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Historical review of the Lyre-guitar


Original by
Gennaro Fabbricatore, Naples 1804
Copy by M° luthier
Gerardo Parrinello, Rome 2004.

Regardless of the lyre-guitar's high melodic, harmonic and timbre capabilities, the instrument is not at present broadly known. Only few models preserved in museums exist.

The specific type I brought back from the past is a copy of a lyre-guitar built by luthier Gennaro Fabbricatore, at the beginning of the XIX century.

Instrument of neoclassic aspect, the lyre-guitar had been popular in Paris between the end of the XVIII century and the first two decades of the XIX century, and then diffused throughout the entire Europe .

In the Neoclassic period, with the revival of the Greek-roman antiquities, the guitar became a lyre-guitar, particularly recalling the appearance of the Greek lyre. At that time, the classical style became popular: especially the ancient Greek-roman customs were taken as a model.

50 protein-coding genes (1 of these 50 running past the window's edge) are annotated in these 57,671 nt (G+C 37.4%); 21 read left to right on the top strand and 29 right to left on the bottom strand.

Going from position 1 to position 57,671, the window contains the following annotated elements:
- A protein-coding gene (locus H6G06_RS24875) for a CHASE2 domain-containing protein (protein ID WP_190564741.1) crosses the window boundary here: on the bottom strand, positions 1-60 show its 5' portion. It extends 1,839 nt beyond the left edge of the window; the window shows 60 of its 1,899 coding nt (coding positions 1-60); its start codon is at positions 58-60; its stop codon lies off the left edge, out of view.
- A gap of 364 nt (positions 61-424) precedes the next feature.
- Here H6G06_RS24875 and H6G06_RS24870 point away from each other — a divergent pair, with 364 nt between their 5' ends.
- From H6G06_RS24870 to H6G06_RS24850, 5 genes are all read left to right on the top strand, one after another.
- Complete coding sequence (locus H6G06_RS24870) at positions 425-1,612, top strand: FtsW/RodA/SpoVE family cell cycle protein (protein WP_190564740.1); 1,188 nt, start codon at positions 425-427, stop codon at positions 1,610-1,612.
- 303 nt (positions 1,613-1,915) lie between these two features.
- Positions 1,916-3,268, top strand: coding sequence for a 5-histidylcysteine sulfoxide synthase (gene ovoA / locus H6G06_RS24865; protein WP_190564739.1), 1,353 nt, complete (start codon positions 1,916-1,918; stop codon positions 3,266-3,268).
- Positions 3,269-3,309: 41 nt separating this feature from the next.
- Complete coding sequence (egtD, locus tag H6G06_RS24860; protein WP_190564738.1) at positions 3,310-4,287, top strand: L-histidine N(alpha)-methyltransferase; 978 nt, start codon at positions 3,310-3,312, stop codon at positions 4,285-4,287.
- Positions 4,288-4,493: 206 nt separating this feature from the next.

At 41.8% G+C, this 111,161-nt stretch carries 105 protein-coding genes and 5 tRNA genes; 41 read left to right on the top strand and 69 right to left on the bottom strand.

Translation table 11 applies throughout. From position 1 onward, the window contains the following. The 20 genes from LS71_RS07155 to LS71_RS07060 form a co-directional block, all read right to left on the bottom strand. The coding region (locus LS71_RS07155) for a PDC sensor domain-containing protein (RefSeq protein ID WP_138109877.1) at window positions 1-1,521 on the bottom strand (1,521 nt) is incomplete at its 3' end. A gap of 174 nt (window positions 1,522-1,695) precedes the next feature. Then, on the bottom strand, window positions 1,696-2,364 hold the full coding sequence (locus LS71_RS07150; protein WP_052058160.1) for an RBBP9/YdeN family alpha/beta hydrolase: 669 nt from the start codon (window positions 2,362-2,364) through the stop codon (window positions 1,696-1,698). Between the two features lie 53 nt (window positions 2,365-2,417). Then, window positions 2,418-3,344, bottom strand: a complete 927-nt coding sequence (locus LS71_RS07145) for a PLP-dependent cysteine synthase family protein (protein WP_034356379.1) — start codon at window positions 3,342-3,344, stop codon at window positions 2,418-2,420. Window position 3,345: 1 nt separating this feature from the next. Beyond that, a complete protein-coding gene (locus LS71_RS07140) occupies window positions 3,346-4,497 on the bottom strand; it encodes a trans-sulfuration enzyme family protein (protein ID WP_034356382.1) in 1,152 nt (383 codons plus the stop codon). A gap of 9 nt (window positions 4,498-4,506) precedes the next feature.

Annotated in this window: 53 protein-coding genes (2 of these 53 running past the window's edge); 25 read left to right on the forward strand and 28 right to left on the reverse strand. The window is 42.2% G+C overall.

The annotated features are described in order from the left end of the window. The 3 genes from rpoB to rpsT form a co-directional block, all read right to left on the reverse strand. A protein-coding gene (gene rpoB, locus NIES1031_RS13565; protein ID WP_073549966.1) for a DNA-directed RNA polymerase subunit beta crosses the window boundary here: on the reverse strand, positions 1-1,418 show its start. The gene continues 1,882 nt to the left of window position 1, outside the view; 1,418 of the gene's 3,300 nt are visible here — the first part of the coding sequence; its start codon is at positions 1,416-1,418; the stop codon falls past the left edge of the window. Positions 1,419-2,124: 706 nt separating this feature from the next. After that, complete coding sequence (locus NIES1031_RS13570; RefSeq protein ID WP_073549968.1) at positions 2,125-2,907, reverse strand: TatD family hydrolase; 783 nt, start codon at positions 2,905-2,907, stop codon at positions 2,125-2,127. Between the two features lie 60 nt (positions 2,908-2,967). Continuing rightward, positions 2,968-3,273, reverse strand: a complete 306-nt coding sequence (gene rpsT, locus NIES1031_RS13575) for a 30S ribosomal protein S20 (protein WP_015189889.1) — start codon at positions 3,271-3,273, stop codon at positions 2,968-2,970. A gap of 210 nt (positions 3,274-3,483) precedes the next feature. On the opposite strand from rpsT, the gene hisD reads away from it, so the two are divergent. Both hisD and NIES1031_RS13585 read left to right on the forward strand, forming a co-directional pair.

Therefore, the lyre-guitar became a fashion thanks to its ancient pastoral, mythological and fabulous character, which was played to give a special taste to the Parisian Salon evenings.

 

“Dame à la lyre M. lle Rivière”
1806

 

In that convivial environment of high society salons, the instrument was associated with the gentle sex. In that epoch, many famous painters portrayed women in an ancient Greek costume, playing the lyre-guitar (for instance, D. Ingres painted Luciano Bonaparte's family individuals, among which a lady with a lyre-guitar).

The instrument became so popular that it was considered a status-symbol, which could not be missing in a noble family (also Maria Antonietta, Empress of Austria, played the lyre-guitar…!). The original and sophisticated repertoire includes very expressive music by important Italian and French composers, not only for solo lyre-guitar, but also for lyre-guitar with singer as well as with violin and flute. Besides, the repertoire embraces pieces for lyre-guitar and string orchestra. In the text, the evocation of stereotypical love affairs and pastoral portraits is always present and recalls emotions of the middle XVIII century's courteous style. The high musical quality project I present owes its originality to the rediscovery and revaluation of a forgotten instrument and repertoire. Until now, despite the lyre-guitar's incredible artistic and historical value, it has not been contemplated by the general public and often by musicians themselves.

 

Some examples of lyre-guitar